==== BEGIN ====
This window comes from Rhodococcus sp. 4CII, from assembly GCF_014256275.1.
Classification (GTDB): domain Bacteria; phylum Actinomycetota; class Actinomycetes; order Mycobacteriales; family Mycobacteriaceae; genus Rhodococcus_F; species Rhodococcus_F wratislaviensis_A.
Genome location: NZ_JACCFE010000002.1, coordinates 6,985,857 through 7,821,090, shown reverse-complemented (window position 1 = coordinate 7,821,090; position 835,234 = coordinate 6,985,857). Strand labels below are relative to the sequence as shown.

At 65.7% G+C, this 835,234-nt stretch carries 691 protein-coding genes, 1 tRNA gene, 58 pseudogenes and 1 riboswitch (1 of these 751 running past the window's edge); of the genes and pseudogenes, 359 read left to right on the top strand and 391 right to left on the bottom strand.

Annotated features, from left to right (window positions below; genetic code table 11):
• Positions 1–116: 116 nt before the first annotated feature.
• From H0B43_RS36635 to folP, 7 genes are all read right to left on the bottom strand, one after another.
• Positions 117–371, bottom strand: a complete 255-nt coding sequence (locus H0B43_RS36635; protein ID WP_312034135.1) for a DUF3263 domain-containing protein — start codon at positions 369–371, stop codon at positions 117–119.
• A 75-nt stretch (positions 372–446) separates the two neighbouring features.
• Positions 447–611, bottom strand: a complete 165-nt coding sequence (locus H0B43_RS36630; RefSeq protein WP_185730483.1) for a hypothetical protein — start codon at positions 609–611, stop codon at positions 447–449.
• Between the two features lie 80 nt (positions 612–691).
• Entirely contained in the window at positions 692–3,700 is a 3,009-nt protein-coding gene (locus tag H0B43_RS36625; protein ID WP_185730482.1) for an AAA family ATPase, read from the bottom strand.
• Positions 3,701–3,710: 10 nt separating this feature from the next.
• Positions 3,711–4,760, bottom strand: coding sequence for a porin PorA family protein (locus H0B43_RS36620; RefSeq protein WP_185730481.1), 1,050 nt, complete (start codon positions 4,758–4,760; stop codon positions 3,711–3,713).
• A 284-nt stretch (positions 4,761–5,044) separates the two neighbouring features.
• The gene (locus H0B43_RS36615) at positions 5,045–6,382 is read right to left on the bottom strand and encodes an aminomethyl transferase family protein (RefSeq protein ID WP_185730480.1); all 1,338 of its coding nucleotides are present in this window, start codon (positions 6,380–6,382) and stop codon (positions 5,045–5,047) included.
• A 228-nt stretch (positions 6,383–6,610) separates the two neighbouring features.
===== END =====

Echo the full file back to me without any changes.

This window comes from Rhodococcus sp. 4CII, from assembly GCF_014256275.1.
Classification (GTDB): domain Bacteria; phylum Actinomycetota; class Actinomycetes; order Mycobacteriales; family Mycobacteriaceae; genus Rhodococcus_F; species Rhodococcus_F wratislaviensis_A.
Genome location: NZ_JACCFE010000002.1, coordinates 6,985,857 through 7,821,090, shown reverse-complemented (window position 1 = coordinate 7,821,090; position 835,234 = coordinate 6,985,857). Strand labels below are relative to the sequence as shown.

At 65.7% G+C, this 835,234-nt stretch carries 691 protein-coding genes, 1 tRNA gene, 58 pseudogenes and 1 riboswitch (1 of these 751 running past the window's edge); of the genes and pseudogenes, 359 read left to right on the top strand and 391 right to left on the bottom strand.

Annotated features, from left to right (window positions below; genetic code table 11):
• Positions 1–116: 116 nt before the first annotated feature.
• From H0B43_RS36635 to folP, 7 genes are all read right to left on the bottom strand, one after another.
• Positions 117–371, bottom strand: a complete 255-nt coding sequence (locus H0B43_RS36635; protein ID WP_312034135.1) for a DUF3263 domain-containing protein — start codon at positions 369–371, stop codon at positions 117–119.
• A 75-nt stretch (positions 372–446) separates the two neighbouring features.
• Positions 447–611, bottom strand: a complete 165-nt coding sequence (locus H0B43_RS36630; RefSeq protein WP_185730483.1) for a hypothetical protein — start codon at positions 609–611, stop codon at positions 447–449.
• Between the two features lie 80 nt (positions 612–691).
• Entirely contained in the window at positions 692–3,700 is a 3,009-nt protein-coding gene (locus tag H0B43_RS36625; protein ID WP_185730482.1) for an AAA family ATPase, read from the bottom strand.
• Positions 3,701–3,710: 10 nt separating this feature from the next.
• Positions 3,711–4,760, bottom strand: coding sequence for a porin PorA family protein (locus H0B43_RS36620; RefSeq protein WP_185730481.1), 1,050 nt, complete (start codon positions 4,758–4,760; stop codon positions 3,711–3,713).
• A 284-nt stretch (positions 4,761–5,044) separates the two neighbouring features.
• The gene (locus H0B43_RS36615) at positions 5,045–6,382 is read right to left on the bottom strand and encodes an aminomethyl transferase family protein (RefSeq protein ID WP_185730480.1); all 1,338 of its coding nucleotides are present in this window, start codon (positions 6,380–6,382) and stop codon (positions 5,045–5,047) included.
• A 228-nt stretch (positions 6,383–6,610) separates the two neighbouring features.